The following text is copyright 1998 by Network World, permission is hearby given for reproduction, as long as attribution is given and this notice is included.

Complexity as a weapon

By Scott Bradner
Network World, 11/16/98

For years I've lamented the growing perceived and actual complexity
of things.

The engine compartment and the dashboard of my 1998 Dodge
Caravan are a far cry from the ones in my 1917 American LaFrance
and in the late-1970s van I once owned. In spite of this, operating the
Caravan is actually easier than operating the LaFrance or the Ford.

The operation is simple in spite of the underlying complexity. That
does not mean the underlying complexity is not a worry. I used to be
able to repair the engine on the Ford, but did not even bother to get
the owner's manuals for the Caravan.

Sometimes there seems to be no reason for the complexity. One of
the most common and frustrating examples of this is setting the time
on a VCR. It seems vendors go to great lengths to ensure that VCRs
will blink 12:00 whenever they are powered up.

In the past, I've assigned blame for such complexity to interface
design engineers who have no human factors training. But there may
be more to the complexity than that.

Two weeks ago someone at Microsoft leaked an internal document
discussing strategies that the company could use to counteract the
push by some organizations and companies toward an open source
software (OSS) model of software development. An annotated
version of the memo has now been posted on the World Wide Web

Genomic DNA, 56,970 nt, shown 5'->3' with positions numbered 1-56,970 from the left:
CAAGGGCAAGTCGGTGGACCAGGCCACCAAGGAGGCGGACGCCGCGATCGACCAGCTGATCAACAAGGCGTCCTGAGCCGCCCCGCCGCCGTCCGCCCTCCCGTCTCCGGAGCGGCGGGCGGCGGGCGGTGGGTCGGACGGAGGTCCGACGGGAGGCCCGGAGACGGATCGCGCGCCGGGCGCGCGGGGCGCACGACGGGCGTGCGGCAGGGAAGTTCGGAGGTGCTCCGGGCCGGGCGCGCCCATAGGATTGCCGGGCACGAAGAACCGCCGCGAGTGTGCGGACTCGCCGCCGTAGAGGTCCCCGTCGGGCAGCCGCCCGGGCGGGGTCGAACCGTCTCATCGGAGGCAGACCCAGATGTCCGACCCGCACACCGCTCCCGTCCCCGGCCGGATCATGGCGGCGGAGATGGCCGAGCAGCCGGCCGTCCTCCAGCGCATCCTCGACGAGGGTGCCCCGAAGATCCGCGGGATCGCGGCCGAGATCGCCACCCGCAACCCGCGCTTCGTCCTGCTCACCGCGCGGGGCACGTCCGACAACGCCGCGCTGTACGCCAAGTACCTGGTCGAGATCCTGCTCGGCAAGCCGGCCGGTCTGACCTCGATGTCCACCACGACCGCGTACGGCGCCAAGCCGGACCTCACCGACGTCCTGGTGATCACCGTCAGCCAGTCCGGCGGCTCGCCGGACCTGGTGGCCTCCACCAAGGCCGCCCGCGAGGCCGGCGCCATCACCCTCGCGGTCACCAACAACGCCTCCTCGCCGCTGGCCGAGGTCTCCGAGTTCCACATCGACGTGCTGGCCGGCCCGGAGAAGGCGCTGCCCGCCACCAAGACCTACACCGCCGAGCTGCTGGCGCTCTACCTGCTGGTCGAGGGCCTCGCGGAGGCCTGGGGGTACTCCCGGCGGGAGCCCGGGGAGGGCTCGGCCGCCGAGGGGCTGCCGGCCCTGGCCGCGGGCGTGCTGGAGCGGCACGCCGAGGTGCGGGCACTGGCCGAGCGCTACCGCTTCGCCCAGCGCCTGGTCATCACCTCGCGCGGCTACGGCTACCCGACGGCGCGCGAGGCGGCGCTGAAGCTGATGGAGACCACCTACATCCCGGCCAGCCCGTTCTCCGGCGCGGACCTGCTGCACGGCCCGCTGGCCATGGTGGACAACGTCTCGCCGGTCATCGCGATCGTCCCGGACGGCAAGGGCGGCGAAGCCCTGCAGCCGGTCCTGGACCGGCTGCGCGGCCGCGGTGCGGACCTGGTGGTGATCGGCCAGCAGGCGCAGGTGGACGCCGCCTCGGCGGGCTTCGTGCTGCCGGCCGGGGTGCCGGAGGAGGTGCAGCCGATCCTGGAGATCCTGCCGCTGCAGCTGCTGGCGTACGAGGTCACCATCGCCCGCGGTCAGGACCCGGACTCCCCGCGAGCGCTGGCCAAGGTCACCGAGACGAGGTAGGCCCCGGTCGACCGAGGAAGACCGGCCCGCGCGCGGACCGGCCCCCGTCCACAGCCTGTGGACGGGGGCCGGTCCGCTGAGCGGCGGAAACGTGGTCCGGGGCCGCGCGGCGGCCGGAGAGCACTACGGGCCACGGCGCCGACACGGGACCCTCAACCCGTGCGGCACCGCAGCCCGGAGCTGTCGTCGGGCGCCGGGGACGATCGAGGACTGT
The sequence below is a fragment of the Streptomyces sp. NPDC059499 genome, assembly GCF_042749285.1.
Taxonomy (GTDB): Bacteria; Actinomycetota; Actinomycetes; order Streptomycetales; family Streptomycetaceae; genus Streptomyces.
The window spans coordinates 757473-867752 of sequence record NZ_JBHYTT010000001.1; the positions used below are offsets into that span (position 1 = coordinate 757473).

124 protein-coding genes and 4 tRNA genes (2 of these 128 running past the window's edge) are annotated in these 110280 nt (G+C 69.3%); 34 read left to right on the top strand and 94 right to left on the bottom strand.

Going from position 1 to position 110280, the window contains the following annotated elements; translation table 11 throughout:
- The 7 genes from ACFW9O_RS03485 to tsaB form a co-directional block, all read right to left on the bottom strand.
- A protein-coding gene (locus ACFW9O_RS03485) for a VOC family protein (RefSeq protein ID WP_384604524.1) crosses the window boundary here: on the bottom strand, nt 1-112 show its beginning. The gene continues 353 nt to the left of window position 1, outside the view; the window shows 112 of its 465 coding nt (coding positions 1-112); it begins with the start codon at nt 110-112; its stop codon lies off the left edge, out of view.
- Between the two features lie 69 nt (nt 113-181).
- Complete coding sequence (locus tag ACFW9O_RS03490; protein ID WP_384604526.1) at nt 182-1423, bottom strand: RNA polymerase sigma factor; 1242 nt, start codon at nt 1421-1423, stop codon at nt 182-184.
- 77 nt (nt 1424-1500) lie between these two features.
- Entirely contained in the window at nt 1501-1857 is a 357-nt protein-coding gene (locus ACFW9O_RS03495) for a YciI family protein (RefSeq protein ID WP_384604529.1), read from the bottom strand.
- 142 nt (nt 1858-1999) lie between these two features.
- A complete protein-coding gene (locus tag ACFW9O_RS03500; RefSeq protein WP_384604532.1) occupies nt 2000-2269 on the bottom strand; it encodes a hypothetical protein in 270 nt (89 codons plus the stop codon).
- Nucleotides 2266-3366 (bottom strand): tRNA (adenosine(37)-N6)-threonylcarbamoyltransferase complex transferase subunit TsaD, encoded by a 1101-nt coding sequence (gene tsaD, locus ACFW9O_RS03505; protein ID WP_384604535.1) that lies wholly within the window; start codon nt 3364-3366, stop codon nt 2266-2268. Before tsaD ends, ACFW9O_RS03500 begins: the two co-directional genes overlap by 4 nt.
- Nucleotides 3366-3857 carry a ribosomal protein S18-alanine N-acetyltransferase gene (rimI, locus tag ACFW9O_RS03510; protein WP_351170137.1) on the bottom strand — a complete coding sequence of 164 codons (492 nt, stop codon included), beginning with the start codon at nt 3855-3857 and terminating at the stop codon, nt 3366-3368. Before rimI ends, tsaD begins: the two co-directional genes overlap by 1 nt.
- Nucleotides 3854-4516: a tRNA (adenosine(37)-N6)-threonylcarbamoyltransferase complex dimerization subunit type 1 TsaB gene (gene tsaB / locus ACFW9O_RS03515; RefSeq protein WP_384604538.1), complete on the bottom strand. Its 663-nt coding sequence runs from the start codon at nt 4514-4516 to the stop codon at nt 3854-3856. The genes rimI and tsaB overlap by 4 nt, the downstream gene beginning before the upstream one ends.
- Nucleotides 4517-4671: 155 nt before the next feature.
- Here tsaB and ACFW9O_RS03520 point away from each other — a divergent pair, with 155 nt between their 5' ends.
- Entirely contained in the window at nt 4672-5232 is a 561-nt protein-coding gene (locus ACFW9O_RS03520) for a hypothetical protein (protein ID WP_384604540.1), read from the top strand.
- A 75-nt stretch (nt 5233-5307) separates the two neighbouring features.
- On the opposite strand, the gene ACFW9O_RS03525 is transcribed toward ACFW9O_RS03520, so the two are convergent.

under the somewhat pejorative name "The Halloween Document."
Most of the document discusses assertions that Microsoft could make
to blunt the appeal of the open source process used by many Internet
developers, including Netscape. But a small section of the document
refers to the danger that simple systems represent.

The memo says, "OSS projects have been able to gain a foothold in
many server applications because of the wide utility of highly
commoditized, simple protocols. By extending these protocols and
developing new protocols, we can deny OSS projects entry into the

This is scary, not because it is a Microsoft person saying this, but
because it could explain all too much of what we are now seeing in
the standards development world. Many of the standards proposals
are far more complex than problems would seem to require.

Once upon a time, simplicity was a design goal for IETF protocols,
best expressed in RFC 1958, "Architectural Principles of the
Internet." It says, "Keep it simple. When in doubt during design,
choose the simplest solution."

We now seem to have purposeful complexity, designed to make it
difficult for small organizations and individuals to implement
protocols. This is not good.

David Isenberg, the author of The Stupid Network, the other day
asked me, "How many IETF working groups are trying to make the
'Net simpler?" The only working group I could point to was the one
for Differentiated Services. It's time to get simplicity back as a
design goal.

Disclaimer: Harvard's organization is anything but simple, so the
above must be my own thoughts.